“Met Romney last week,” he tweets. “Tough O Chicago pros will be hard to beat unless he drops old friends from team and hires some real pros. Doubtful.”
Such concern, echoed in the Wall Street Journal, of course, is prompted by the health care tax/not-a-tax swan dive by Romney as he perfects his love Roberts/hate Roberts stance on the Chief Justice.
While voters prepare to start paying serious attention to 2012 election gymnastics, flip-flop records are being set by Romney’s whirling dervish moves to the point that pundits are wondering if the President, with his puny past record of reversals on the individual mandate, stands a chance of competing.
“A foolish consistency,” Emerson wrote, “is the hobgoblin of little minds.” By that measure, the former governor of Massachusetts is the Einstein of modern politics.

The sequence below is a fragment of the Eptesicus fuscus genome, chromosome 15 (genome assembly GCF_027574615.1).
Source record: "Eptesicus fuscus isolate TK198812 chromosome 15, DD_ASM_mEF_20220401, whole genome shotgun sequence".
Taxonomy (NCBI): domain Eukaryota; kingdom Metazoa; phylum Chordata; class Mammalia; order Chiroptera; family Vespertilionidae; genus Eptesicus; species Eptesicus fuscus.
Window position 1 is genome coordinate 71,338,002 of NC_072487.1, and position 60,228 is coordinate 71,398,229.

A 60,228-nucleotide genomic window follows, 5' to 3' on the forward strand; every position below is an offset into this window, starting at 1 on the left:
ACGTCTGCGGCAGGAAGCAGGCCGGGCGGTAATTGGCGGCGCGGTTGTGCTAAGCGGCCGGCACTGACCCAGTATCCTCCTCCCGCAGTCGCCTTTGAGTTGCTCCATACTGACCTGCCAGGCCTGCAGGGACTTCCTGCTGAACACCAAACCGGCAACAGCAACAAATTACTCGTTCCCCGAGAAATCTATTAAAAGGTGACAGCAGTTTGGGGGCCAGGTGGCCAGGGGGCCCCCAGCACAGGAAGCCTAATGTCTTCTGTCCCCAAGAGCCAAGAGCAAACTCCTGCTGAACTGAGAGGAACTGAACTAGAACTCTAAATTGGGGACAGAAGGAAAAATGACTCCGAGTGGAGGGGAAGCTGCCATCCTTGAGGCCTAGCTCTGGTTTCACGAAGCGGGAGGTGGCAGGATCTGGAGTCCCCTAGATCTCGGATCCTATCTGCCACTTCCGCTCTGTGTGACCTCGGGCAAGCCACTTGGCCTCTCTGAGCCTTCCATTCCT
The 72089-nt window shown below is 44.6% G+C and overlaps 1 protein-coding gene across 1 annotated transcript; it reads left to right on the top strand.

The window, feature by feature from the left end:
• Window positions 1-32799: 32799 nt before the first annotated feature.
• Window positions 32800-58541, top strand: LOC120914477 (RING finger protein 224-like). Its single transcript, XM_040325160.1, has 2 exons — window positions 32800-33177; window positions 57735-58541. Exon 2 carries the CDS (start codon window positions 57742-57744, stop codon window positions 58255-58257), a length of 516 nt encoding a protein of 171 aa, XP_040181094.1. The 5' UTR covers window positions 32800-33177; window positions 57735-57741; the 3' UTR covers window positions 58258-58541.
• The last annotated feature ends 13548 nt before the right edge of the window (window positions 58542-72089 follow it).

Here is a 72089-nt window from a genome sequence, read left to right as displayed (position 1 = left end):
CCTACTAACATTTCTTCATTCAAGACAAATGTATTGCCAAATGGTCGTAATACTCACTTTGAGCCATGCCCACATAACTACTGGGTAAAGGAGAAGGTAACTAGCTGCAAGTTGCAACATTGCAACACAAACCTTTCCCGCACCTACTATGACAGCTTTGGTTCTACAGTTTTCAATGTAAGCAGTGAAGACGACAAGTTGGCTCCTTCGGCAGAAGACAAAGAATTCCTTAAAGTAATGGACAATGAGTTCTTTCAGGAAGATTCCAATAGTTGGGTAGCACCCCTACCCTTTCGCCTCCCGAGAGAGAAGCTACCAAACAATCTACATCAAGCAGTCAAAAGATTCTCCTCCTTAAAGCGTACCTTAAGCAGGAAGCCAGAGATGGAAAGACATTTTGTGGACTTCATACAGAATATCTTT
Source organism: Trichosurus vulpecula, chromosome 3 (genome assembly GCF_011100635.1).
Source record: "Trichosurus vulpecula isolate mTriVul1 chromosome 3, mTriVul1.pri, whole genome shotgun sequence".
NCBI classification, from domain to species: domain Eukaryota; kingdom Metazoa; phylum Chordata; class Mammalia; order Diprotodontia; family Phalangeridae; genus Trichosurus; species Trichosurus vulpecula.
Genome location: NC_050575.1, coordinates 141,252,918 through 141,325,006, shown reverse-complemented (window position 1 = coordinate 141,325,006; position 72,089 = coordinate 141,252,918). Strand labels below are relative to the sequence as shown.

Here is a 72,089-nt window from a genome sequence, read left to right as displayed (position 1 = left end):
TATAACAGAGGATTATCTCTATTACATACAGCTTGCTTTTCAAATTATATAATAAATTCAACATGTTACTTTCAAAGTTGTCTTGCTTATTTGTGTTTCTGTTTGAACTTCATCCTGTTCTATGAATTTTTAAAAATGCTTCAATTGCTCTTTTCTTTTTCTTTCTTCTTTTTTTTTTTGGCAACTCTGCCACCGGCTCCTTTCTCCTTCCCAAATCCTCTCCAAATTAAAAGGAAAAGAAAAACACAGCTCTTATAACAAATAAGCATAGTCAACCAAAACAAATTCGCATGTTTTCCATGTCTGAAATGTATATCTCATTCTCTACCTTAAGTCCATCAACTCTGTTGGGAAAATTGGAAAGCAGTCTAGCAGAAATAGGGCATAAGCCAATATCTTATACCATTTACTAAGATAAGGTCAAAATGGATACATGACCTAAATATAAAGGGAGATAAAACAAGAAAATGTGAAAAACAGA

Amid all this, the New York Times offers an OpEd argument that little has changed in the past half century:
“People on the political right have blamed the late ’60s for what they loathe about contemporary life--anything-goes sexuality, cultural coarseness, multiculturalism. And people on the left buy into that, seeing only the ’60s legacies of freedom that they define as progress. But what the left and right respectively love and hate are mostly flip sides of the same libertarian coin minted around 1967. Thanks to the ’60s, we are all shamelessly selfish.”
Maybe so for Baby Boomers, but Romney’s antics for one even older observer recall the first monologue of Bob Newhart, who back then was launching his comedic career.
In the role of an airline pilot giving reassuring information to passengers on the intercom, Newhart broke off to clear his throat and ask nervously, “Would any of you folks back there recognize Cleveland if you saw it?”
With Romney in the GOP cockpit, someone should turn on the seat belt sign for the rest of the summer.